Donald Trump has hailed the firing of a veteran FBI agent as a "great day for democracy," a move his attorney said he hoped would bring an end to a probe into alleged collusion between the president's campaign and Russia.
But critics slammed the axing as a "dangerous" ploy to discredit the top law enforcement agency as well as the work of Robert Mueller, the special counsel investigating Russian influence in the 2016 election.
McCabe, who was the FBI's deputy under former director James Comey, is a potentially key witness in the Russia probe.
Trump's personal attorney, John Dowd, told the Daily Beast on Saturday that he hoped Deputy Attorney General Rod Rosenstein would follow the lead of the FBI Office of Professional Responsibility and "bring an end to alleged Russia Collusion investigation manufactured by McCabe's boss James Comey based upon a fraudulent and corrupt Dossier."
Dowd told the Daily Beast he was speaking for the president. But in a subsequent statement he said he had been "speaking for myself, not the president."
McCabe, who has endured a year of withering attacks from Trump, was fired by the Justice Department late Friday, just two days before he was to retire after 21 years with the FBI.
The firing threw new fuel on the fire raging over the investigation, with critics saying Trump might be planning to engineer Mueller's dismissal, potentially sparking a constitutional crisis.
Mueller is also examining whether Trump might have obstructed justice, including by firing Comey last May.
"Andrew McCabe FIRED, a great day for the hard working men and women of the FBI - A great day for Democracy," Trump tweeted soon after the firing.
McCabe pushed back hard, denying any impropriety and saying he was the victim of a Trump administration "war" against the FBI and the special counsel.
McCabe kept memos of his interactions with Trump, The Washington Post reported Saturday, adding that the memos could bolster his version of events.
Comey pushed back as well, tweeting: "Mr President, the American people will hear my story very soon. And they can judge for themselves who is honorable and who is not."
The firing could add to discontent inside the FBI, where both Comey and McCabe are widely respected.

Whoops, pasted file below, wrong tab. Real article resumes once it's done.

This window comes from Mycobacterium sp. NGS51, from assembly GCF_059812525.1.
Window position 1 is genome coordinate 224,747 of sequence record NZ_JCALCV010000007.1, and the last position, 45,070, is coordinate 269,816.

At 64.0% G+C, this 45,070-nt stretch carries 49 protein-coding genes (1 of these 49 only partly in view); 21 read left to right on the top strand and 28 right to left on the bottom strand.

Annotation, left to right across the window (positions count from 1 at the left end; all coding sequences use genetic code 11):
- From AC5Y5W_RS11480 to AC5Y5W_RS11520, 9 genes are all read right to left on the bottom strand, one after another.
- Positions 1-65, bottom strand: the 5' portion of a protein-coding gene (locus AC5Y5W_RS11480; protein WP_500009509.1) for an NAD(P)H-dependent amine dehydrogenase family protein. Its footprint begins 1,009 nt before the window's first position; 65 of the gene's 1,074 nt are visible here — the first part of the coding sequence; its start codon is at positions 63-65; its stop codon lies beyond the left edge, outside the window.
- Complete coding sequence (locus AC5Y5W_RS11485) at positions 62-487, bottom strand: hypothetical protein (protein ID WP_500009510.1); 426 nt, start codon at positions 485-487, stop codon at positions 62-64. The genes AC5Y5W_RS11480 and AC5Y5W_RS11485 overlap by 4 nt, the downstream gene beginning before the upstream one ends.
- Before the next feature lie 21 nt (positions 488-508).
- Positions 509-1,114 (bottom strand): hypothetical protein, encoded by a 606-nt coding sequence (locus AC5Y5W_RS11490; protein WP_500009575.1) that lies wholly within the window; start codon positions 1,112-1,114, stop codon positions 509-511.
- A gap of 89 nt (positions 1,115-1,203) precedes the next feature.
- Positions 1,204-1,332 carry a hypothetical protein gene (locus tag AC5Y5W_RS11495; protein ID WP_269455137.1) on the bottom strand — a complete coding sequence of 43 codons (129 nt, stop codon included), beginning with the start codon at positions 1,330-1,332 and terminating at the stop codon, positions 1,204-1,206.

The Justice Department said an internal investigation had found that McCabe made unauthorized disclosures to the media, and had not been fully honest "on multiple occasions" with the department's inspector general.
"The FBI expects every employee to adhere to the highest standards of honesty, integrity and accountability," Attorney General Jeff Sessions said in a statement.
Lack of candor under oath is a firing offense at the FBI, but the politically charged context of the move raised questions among McCabe's backers.
In a stinging response to the president, former CIA chief John Brennan tweeted Saturday: "When the full extent of your venality, moral turpitude and political corruption becomes known, you will take your rightful place as a disgraced demagogue in the dustbin of history."
Trump, in an early afternoon tweet, belittled the media for its coverage of the story, saying: "The Fake news is beside themselves that McCabe was caught, called out and fired..."
And in a second tweet, he again denied any collusion with Russia, adding, "there was tremendous leaking, lying and corruption at the highest levels of the FBI, Justice & State."
Details of the inspector general's probe were not made public, but it involved the FBI's handling of the 2016 investigation into Trump's election rival, Democrat Hillary Clinton.
Trump has repeatedly accused McCabe and Comey of having protected Clinton from prosecution, including over her misuse of a private email server while she was secretary of state.
McCabe hit out following his sacking in a blistering statement.
He said the inspector general's probe "became part of an unprecedented effort by the administration, driven by the president himself, to remove me from my position, destroy my reputation, and possibly strip me of a pension that I worked 21 years to earn."
"It is part of this administration's ongoing war with the FBI and the efforts of the special counsel investigation."
But one law professor defended the Justice Department's investigators.
"These are not political appointees," Jonathan Turley of George Washington University told CNN.
"They clearly concluded that McCabe misled them -- and that he misled them on one of the core issues they were investigating."
The White House has shown mounting frustration with the collusion probe, as it focuses ever more closely on the president's inner circle.